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Sep. 19, 2014 Perspectives Biology

Banking on biological tools for research innovation

RIKEN is engaging in international collaborations and targeted research to strengthen repositories of biological materials and information.

Repositories of biological materials and information play an essential role in managing the unprecedented growth in knowledge about living systems that is being generated by genomics, genetics and molecular biology. To help ensure that research in these fields continues to make a positive contribution to humanity, RIKEN is engaging in international collaborations and targeted research.

The biodiversity of the natural world is an unrivaled source of inspiration and learning. Scientists in the many branches of the life sciences have spent endless hours studying many of the millions of species of microorganisms, plants and animals in order to feed a growing body of knowledge on their cellular, molecular and genetic traits. Through deeper analysis, researchers have found ways to use this knowledge to address emerging societal challenges in health, agriculture and conservation.

Dedicated repositories and distribution centers for biological materials have proven essential to these efforts. By collecting, characterizing and preserving the materials and information that have been captured, identified and developed over decades, resource centers ensure that research in the life sciences remains a progressive endeavor. Without these centers, valuable and irreproducible biological material would be scattered among isolated laboratories and potentially become inaccessible. Resource centers also distribute high-quality materials to laboratories on-demand, a service that saves scientists time and money.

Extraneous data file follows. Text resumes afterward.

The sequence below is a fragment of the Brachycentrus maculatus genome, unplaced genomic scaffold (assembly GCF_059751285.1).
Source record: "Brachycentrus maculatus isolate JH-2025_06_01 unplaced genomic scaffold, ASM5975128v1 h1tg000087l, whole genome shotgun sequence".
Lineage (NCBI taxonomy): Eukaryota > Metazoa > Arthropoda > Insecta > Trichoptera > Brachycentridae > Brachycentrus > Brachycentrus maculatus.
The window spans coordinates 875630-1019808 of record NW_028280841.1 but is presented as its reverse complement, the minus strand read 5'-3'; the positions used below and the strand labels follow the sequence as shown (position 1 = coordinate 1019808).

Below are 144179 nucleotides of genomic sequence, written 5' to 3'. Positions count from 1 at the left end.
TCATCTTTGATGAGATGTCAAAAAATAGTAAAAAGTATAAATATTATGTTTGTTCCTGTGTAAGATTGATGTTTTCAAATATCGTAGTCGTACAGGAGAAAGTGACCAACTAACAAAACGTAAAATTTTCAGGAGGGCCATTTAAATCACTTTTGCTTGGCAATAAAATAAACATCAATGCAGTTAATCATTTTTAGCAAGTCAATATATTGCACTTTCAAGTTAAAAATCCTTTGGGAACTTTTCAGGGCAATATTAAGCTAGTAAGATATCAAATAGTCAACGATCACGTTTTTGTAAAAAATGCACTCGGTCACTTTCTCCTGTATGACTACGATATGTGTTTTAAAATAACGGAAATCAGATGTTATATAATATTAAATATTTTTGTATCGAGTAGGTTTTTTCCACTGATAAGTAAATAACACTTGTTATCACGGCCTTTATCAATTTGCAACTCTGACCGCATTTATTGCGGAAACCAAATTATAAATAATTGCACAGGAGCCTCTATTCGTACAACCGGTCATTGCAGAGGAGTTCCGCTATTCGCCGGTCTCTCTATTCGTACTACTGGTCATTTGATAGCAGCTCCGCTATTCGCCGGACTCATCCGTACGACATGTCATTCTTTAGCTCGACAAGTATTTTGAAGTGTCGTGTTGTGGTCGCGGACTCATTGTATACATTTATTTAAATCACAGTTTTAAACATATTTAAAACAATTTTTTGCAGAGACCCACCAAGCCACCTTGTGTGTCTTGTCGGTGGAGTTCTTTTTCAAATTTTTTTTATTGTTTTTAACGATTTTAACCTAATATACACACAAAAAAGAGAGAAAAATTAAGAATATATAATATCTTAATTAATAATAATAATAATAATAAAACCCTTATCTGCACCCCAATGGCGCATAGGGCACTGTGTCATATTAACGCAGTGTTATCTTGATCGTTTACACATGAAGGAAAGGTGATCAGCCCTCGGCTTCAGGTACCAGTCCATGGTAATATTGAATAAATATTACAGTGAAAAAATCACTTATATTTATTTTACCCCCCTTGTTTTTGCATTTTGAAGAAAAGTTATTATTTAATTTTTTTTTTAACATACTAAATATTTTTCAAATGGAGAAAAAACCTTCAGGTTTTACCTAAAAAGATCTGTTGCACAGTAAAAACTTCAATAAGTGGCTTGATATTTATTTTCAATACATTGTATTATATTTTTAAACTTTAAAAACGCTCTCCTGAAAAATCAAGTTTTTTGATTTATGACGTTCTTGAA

More in one

Image of biological resources at the RIKEN BioResource Center Figure 1: The RIKEN BioResource Center stores five of the most essential categories of biological resources used in research—mice, plants, cells, genes and microbes. © 2014 RIKEN

The RIKEN BioResource Center (BRC) focuses on five of the most essential categories of biological resources used in research—mice, plants, cells, genes and microbes—and has grown in the past decade to become one of the largest repositories for these resources in the world (Fig. 1). The center preserves more than 4.5 million species, strains, lines and clones, which have been distributed to institutions in over 60 countries and have contributed to more than 400 patent applications. Almost 1,500 papers could not have been published in 2013 without the center’s support.

The BRC is the first repository of its kind in Japan, a responsibility it takes seriously by prioritizing resources developed in the country. Its collection includes microbes, cell lines and blood specimens adopted from other institutes in Japan as well as the Nobel-prize-winning resources of human and mouse induced pluripotent stem (iPS) cells and mouse models developed by Shinya Yamanaka at Kyoto University. And the center has been a core facility of the Japanese National BioResource Project since 2002.

Storing vast quantities of biological material requires a lot of space—a major limiting factor for many centers. Living organisms are particularly expensive to maintain. Therefore, researchers at RIKEN have optimized cryopreservation techniques for freezing sperm and embryos from genetically modified and inbred mouse strains, which can be thawed at a later date to recover live mice with high survival rates and at significant cost efficiencies1. Plant cells are difficult to freeze due to their high water content, but researchers at the BRC have overcome these challenges and introduced an efficient method for cryopreserving plant tissue cultures2.

Knockout genes and universal databases